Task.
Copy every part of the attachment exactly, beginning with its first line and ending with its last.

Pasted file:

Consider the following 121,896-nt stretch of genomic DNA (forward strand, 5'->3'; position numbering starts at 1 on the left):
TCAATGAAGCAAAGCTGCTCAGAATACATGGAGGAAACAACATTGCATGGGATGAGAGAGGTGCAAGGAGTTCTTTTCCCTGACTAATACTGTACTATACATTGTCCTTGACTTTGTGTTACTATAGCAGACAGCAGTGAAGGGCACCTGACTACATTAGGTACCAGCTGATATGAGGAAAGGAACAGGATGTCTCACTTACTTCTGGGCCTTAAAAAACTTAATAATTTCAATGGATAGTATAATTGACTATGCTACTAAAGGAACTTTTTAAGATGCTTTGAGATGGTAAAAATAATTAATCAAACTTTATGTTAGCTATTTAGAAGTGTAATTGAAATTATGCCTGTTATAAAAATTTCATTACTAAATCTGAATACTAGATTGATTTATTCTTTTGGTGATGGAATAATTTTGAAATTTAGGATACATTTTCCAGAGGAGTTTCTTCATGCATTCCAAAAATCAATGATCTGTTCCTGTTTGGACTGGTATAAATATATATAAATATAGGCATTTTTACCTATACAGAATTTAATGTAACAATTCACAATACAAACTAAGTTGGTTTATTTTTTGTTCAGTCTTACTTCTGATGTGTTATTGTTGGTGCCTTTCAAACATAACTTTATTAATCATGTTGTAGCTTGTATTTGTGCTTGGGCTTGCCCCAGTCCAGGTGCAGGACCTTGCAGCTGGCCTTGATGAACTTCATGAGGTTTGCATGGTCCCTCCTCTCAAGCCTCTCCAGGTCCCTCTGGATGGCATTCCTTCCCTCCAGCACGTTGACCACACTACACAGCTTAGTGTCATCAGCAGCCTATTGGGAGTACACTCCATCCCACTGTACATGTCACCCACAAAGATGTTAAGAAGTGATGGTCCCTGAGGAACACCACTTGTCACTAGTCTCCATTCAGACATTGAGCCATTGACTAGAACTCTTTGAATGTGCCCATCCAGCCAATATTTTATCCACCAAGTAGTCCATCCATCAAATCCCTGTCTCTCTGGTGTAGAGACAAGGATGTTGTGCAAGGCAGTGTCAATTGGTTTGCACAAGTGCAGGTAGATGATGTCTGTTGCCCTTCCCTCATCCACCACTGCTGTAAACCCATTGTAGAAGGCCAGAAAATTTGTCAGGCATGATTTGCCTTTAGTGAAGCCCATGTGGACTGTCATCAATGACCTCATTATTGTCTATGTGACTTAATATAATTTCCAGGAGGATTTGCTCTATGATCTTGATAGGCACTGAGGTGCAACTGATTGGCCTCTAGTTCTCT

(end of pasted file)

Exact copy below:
Consider the following 121,896-nt stretch of genomic DNA (forward strand, 5'->3'; position numbering starts at 1 on the left):
TCAATGAAGCAAAGCTGCTCAGAATACATGGAGGAAACAACATTGCATGGGATGAGAGAGGTGCAAGGAGTTCTTTTCCCTGACTAATACTGTACTATACATTGTCCTTGACTTTGTGTTACTATAGCAGACAGCAGTGAAGGGCACCTGACTACATTAGGTACCAGCTGATATGAGGAAAGGAACAGGATGTCTCACTTACTTCTGGGCCTTAAAAAACTTAATAATTTCAATGGATAGTATAATTGACTATGCTACTAAAGGAACTTTTTAAGATGCTTTGAGATGGTAAAAATAATTAATCAAACTTTATGTTAGCTATTTAGAAGTGTAATTGAAATTATGCCTGTTATAAAAATTTCATTACTAAATCTGAATACTAGATTGATTTATTCTTTTGGTGATGGAATAATTTTGAAATTTAGGATACATTTTCCAGAGGAGTTTCTTCATGCATTCCAAAAATCAATGATCTGTTCCTGTTTGGACTGGTATAAATATATATAAATATAGGCATTTTTACCTATACAGAATTTAATGTAACAATTCACAATACAAACTAAGTTGGTTTATTTTTTGTTCAGTCTTACTTCTGATGTGTTATTGTTGGTGCCTTTCAAACATAACTTTATTAATCATGTTGTAGCTTGTATTTGTGCTTGGGCTTGCCCCAGTCCAGGTGCAGGACCTTGCAGCTGGCCTTGATGAACTTCATGAGGTTTGCATGGTCCCTCCTCTCAAGCCTCTCCAGGTCCCTCTGGATGGCATTCCTTCCCTCCAGCACGTTGACCACACTACACAGCTTAGTGTCATCAGCAGCCTATTGGGAGTACACTCCATCCCACTGTACATGTCACCCACAAAGATGTTAAGAAGTGATGGTCCCTGAGGAACACCACTTGTCACTAGTCTCCATTCAGACATTGAGCCATTGACTAGAACTCTTTGAATGTGCCCATCCAGCCAATATTTTATCCACCAAGTAGTCCATCCATCAAATCCCTGTCTCTCTGGTGTAGAGACAAGGATGTTGTGCAAGGCAGTGTCAATTGGTTTGCACAAGTGCAGGTAGATGATGTCTGTTGCCCTTCCCTCATCCACCACTGCTGTAAACCCATTGTAGAAGGCCAGAAAATTTGTCAGGCATGATTTGCCTTTAGTGAAGCCCATGTGGACTGTCATCAATGACCTCATTATTGTCTATGTGACTTAATATAATTTCCAGGAGGATTTGCTCTATGATCTTGATAGGCACTGAGGTGCAACTGATTGGCCTCTAGTTCTCT